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Thursday, October 23, 2008

Jazz Metaphors and Creating...

I know that I’m dating my self here, but I just attended my 30th Class Reunion this past weekend. A very special time!

Sir Scott of Paradiddle’s (also, class of ’78) band “Better Than Nuttin’” played on Saturday. I got see his passion for playing music and creating a lot of happiness for his old classmates.

Okay, so today I was listening to a little "Bela Fleck and the Flecktones" and started thinking about life and music – especially the jazz metaphor. So, I decided to do a little light reading on the subject of “Organizational Science on Jazz Improvisation and Organizing” (It’s amazing what’s out their on the www).

First, I’m NOT a musician (hell, I can’t even play “Chopsticks”), so the idea of improvisation having rules and being organized seems a little odd to me. On the other hand, we often “improvise” well within the rules of our lives (socially, morally, organizationally…). So, I guess it makes sense.

But, can “improvisation” become too predictable?

I think that is what I love so much about Autumn: It’s the chance to go and play “outside” our structured lives. Autumn is like Miles Davis surprising his band and disrupting the routine by calling unrehearsed songs and choosing “odd” keys (at least that’s what I’ve read about him). Every day of Autumn looks, smells, and feels totally different and unrehearsed. But, I think that we have to endeavor to engage it – to create our experiences in it (hopefully I'll become awake enough to do this everyday, no matter the season).

I don’t really understand creating jazz -- but I like it – maybe because it’s more like a n unexpected conversation (as some have suggested) than a speech (symphonic orchestras playing a set music score).

Playing outside. Calling on different, unrehearsed songs. Choosing odd keys.

Sounds like a beautiful way to spark improvisation in our lives – to play the same song in a different way; to create a spark in a life that has become too organized and predictable; to make the most of this very short “jam session” we have on this earth.

Don’t get me wrong. I think that there has to some structure in our lives or it will just become noise. To continue the metaphors, I think we need balance in everything,: Classical music with minimal improvisation; Swing with constrained improve, and Bebop and post-bob with more extensive improvisation of structure and rules.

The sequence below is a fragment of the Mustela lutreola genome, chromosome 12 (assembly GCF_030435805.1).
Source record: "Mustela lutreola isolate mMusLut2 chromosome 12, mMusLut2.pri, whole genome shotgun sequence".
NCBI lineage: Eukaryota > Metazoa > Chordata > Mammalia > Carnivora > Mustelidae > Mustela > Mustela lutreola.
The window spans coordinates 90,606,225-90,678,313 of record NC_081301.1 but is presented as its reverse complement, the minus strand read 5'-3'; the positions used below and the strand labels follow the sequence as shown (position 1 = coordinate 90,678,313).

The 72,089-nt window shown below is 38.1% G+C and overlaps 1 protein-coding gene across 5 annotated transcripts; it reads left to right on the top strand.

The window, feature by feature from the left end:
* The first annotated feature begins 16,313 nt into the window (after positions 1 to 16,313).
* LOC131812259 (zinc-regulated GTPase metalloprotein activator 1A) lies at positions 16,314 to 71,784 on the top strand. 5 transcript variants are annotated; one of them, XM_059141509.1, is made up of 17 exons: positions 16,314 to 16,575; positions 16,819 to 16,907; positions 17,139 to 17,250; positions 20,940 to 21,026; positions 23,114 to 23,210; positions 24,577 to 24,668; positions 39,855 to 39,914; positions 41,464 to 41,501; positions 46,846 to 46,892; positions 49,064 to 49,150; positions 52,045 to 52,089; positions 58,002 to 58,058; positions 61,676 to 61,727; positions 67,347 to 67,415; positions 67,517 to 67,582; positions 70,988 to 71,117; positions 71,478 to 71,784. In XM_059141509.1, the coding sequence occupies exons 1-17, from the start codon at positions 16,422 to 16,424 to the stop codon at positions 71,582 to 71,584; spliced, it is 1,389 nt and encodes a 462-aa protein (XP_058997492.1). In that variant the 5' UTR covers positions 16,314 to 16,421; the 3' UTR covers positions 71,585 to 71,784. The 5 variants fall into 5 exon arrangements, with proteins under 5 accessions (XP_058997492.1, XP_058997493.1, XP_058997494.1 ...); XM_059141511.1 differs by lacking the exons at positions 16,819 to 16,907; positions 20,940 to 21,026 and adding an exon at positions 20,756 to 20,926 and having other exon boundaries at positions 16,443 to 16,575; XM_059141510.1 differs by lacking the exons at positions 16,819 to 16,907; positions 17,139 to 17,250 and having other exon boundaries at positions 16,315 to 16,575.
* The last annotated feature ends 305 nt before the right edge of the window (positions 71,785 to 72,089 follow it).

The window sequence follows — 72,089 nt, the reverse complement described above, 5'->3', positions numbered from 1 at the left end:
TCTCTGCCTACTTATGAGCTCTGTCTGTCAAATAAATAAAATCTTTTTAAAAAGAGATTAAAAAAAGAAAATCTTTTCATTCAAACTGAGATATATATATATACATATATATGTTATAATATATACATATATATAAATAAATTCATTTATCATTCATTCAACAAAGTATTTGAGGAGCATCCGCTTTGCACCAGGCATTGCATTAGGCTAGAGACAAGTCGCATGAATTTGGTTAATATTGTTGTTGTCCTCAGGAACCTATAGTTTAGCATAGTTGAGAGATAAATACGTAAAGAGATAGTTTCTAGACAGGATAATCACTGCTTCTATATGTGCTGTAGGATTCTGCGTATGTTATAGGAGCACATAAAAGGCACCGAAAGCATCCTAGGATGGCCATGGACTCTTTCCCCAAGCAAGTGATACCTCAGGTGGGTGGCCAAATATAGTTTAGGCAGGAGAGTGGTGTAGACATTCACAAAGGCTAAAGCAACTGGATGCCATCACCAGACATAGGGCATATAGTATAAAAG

Thanks Scott, Sir Hook, and all those musicians out there who have reminded me that we all sometimes need to…

Endeavor to improvise and to play “outside” with all the “odd” notes you can find.

Sir Bowie “off to find some Miles Davis” of Greenbriar


  1. A most EXCELLENT post Sir Bowie! I never thought of Fall as Jazz Season...makes sense, or no sense, whichever you prefer. Improv is the most creative state. Whether it be during a sales pitch, playing my guitar at mass or connecting two opposite thoughts into a unified message, improv is exciting, fresh and rewarding. Thanks for reminding me once again the joy we have in playing the unlimited scores in our souls! My rockin' days are behind me now, but I still get a thrill when we sing the song after communion at Mass and the song ends and there are still 3 minutes to fill. The singers stop and it's just me and the piano player riffing for three minutes. It's like a mind meld over the grand canyon, scary as hell but exciting! It's one of the times when I feel most alive. Of course, at my age, it's becoming easy to find those odd notes and keys.

  2. Thoughts on Scott's playing and their reunion
    I met both of these guys when they were 19 - and they're still in my life when they're 48
    It's always fun to see them with classmates and get glimpses of them as young boys and then see the men they have become (one of whom I'm especially attached to after almost 25 years of marriage!)

    Sir Bowie and I did get outside last night in the crisp fall air and took time to do some star-gazing, no music except the music in our souls

    Lady Suzanne of Greenbriar